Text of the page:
Study shows students choosing community college over UNA

Man on the street: Why did you decide to come to UNA?

After five years of declining enrollment, university officials set out to discover why 893 admitted students chose not to attend UNA.

A telephone survey conducted by the Office of Institutional Research indicates UNA’s biggest competition for students is community colleges.

Director of Institutional Research Andrew Luna said he and his team contacted 646 students with a 37 percent response rate.

“It’s not as strong as we would like, but it’s about as strong as you can get on that type of a population where they have no vested interest,” Luna said. “A lot of the phone numbers were nonworking.”

The survey indicates 43 percent of the respondents opted to attend community college, with a large portion choosing Northwest-Shoals, Calhoun or Bevill State.

Luna said many students who chose to attend a community college named cost as a determining factor, as 25 percent of respondents — 85 percent of whom enrolled at a community college — said cost deterred them from attending UNA.

Shoals Scholar Dollars, a program run by the Florence and Sheffield Rotary clubs to help young adults continue their education after high school, was cited as a driving force for many students to attend Northwest-Shoals.

Of the 34 students who said they enrolled at Northwest-Shoals, 44 percent indicated they received Scholar Dollars assistance.

“We clearly showed Shoals Scholar Dollars had some affect,” Luna said. “If you can get the first two years of your college absolutely free, that’s free money. And you can’t fault anybody for doing that.”

Students who attended community colleges said they saw no reason to attend UNA when they could get the first two years of their degrees completed for less expense, according to the study.

“Higher education costs a lot of money any way you look at it,” Luna said. “Students are being careful in how they’re selecting colleges.”

The survey reports 32 percent of respondents said they did not receive a scholarship from UNA or the scholarship offer was not sufficient.

In an earlier interview, Director of Admissions Kim Mauldin said the university hoped a new scholarship initiative would increase enrollment.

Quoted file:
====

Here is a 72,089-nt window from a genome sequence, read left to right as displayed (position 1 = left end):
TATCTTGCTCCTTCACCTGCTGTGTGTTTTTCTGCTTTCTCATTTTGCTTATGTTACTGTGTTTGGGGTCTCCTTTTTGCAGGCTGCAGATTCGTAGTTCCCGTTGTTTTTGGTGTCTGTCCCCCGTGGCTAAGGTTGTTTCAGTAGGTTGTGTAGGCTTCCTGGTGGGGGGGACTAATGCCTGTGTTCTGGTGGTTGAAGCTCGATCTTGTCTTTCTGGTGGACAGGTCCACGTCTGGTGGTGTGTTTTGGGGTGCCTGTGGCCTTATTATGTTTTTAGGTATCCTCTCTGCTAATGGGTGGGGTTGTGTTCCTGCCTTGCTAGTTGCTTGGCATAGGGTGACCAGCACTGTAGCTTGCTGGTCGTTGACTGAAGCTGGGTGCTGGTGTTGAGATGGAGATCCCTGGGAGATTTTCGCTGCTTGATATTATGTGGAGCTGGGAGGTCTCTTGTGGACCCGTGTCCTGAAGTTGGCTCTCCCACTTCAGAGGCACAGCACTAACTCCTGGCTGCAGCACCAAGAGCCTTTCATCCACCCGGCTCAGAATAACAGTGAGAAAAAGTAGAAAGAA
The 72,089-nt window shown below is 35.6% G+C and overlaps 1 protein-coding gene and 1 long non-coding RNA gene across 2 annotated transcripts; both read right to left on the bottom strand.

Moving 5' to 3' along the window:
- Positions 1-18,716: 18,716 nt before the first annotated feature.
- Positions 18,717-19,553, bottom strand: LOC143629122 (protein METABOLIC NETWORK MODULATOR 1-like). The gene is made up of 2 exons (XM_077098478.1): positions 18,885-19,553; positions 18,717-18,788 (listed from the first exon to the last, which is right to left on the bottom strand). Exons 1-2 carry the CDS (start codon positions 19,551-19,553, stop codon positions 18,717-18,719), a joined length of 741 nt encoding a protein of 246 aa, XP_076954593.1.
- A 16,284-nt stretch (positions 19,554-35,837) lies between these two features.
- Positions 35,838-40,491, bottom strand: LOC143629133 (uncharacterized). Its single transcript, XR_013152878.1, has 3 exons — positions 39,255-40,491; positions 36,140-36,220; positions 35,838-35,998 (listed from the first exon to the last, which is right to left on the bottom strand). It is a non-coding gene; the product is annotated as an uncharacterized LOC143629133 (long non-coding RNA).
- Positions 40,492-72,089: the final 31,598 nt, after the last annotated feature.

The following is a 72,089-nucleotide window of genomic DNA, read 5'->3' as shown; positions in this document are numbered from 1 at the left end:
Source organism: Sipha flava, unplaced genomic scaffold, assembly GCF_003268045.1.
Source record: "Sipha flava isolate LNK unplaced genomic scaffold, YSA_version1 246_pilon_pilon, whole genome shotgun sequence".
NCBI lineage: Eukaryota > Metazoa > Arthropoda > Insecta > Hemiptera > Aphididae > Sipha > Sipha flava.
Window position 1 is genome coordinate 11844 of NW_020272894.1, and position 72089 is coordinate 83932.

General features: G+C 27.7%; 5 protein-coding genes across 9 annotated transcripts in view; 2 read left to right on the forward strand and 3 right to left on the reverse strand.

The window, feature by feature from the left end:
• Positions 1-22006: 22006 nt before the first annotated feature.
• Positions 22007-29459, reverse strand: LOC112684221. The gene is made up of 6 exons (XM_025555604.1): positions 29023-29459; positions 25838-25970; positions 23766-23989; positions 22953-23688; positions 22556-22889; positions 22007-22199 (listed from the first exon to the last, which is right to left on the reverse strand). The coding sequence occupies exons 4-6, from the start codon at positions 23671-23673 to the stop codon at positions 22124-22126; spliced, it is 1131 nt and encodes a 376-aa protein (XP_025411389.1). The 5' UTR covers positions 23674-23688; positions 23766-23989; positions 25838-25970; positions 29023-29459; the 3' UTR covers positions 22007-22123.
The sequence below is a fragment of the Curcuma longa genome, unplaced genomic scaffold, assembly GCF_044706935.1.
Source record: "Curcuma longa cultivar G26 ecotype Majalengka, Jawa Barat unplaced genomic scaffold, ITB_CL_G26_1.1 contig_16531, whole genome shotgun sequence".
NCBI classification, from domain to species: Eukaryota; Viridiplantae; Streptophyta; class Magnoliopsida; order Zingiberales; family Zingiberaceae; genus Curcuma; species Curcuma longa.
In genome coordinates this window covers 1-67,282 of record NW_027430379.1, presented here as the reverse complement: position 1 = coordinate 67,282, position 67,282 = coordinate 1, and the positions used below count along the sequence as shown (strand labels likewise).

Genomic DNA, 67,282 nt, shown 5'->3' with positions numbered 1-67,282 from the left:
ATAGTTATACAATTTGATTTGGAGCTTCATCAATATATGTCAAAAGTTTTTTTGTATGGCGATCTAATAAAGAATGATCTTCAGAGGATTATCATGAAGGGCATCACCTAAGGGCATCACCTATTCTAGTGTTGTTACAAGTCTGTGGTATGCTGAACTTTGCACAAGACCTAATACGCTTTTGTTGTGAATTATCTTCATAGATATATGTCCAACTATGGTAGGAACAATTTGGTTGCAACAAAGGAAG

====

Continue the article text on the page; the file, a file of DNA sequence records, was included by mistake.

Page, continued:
However, the study indicates Vanguard Scholarships were not as effective as officials had anticipated.

Mauldin said she attributes the low effectiveness to the late introduction of the scholarships.

“Students and their parents often begin really looking at colleges the summer after their junior year,” Mauldin said. “We didn’t get the scholarships marketed to students early enough this first year.”

She said some students had likely committed to attending another college or university before they were notified they were eligible for a Vanguard Scholarship.

Vanguard scholarships are meant to reach students who achieved an average ACT score but excelled in their core classes, Maudlin said in an earlier interview.

Luna and Mauldin said they expect the scholarships will have a greater positive effect on enrollment in the coming years.

Of the remaining accepted students — those who chose not to attend UNA or a two-year college — 25 percent said they attended a master’s/comprehensive university such as Jacksonville State University, Troy University or the University of Montevallo.

Master’s/comprehensive universities, like UNA, lack doctoral programs but offer bachelor’s and master’s degrees.

The remaining 32 percent attended doctoral-granting research institutions or schools offering baccalaureate degrees, according to the study.

Luna said students seemed to see UNA as a lower-value option.

The survey concludes, “UNA should strengthen its branding and messaging by focusing on the unique benefits it offers to students who enroll at its institution.”

Luna said those benefits include 80 percent of courses at UNA being taught by full-time faculty.

“That’s something where we can compete with the private universities,” he said. “We just have to show these students what we offer here at UNA.”